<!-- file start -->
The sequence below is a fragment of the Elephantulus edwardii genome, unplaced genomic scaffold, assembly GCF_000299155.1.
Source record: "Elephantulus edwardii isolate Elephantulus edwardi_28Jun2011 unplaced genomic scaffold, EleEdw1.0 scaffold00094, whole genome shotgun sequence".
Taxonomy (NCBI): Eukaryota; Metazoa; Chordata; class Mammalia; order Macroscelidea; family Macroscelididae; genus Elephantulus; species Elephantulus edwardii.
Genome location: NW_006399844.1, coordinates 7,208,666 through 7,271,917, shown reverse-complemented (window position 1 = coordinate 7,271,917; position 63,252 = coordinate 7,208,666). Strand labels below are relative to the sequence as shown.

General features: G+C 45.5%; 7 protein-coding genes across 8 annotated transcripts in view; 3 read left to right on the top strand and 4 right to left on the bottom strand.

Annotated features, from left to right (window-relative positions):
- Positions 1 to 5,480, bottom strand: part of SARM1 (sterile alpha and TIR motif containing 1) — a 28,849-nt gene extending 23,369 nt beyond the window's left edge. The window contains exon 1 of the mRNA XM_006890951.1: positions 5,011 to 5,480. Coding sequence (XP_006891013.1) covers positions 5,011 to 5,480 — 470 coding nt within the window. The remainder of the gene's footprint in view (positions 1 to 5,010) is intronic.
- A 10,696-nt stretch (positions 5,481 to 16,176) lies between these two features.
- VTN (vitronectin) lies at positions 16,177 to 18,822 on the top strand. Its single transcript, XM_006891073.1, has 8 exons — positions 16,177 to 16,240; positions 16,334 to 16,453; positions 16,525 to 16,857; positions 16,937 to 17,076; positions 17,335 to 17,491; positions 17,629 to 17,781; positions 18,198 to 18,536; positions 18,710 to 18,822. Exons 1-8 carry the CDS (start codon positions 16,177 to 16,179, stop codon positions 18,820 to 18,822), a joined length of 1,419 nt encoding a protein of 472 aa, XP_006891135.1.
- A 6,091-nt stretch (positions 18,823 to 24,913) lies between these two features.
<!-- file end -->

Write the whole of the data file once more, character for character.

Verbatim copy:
The sequence below is a fragment of the Elephantulus edwardii genome, unplaced genomic scaffold, assembly GCF_000299155.1.
Source record: "Elephantulus edwardii isolate Elephantulus edwardi_28Jun2011 unplaced genomic scaffold, EleEdw1.0 scaffold00094, whole genome shotgun sequence".
Taxonomy (NCBI): Eukaryota; Metazoa; Chordata; class Mammalia; order Macroscelidea; family Macroscelididae; genus Elephantulus; species Elephantulus edwardii.
Genome location: NW_006399844.1, coordinates 7,208,666 through 7,271,917, shown reverse-complemented (window position 1 = coordinate 7,271,917; position 63,252 = coordinate 7,208,666). Strand labels below are relative to the sequence as shown.

General features: G+C 45.5%; 7 protein-coding genes across 8 annotated transcripts in view; 3 read left to right on the top strand and 4 right to left on the bottom strand.

Annotated features, from left to right (window-relative positions):
- Positions 1 to 5,480, bottom strand: part of SARM1 (sterile alpha and TIR motif containing 1) — a 28,849-nt gene extending 23,369 nt beyond the window's left edge. The window contains exon 1 of the mRNA XM_006890951.1: positions 5,011 to 5,480. Coding sequence (XP_006891013.1) covers positions 5,011 to 5,480 — 470 coding nt within the window. The remainder of the gene's footprint in view (positions 1 to 5,010) is intronic.
- A 10,696-nt stretch (positions 5,481 to 16,176) lies between these two features.
- VTN (vitronectin) lies at positions 16,177 to 18,822 on the top strand. Its single transcript, XM_006891073.1, has 8 exons — positions 16,177 to 16,240; positions 16,334 to 16,453; positions 16,525 to 16,857; positions 16,937 to 17,076; positions 17,335 to 17,491; positions 17,629 to 17,781; positions 18,198 to 18,536; positions 18,710 to 18,822. Exons 1-8 carry the CDS (start codon positions 16,177 to 16,179, stop codon positions 18,820 to 18,822), a joined length of 1,419 nt encoding a protein of 472 aa, XP_006891135.1.
- A 6,091-nt stretch (positions 18,823 to 24,913) lies between these two features.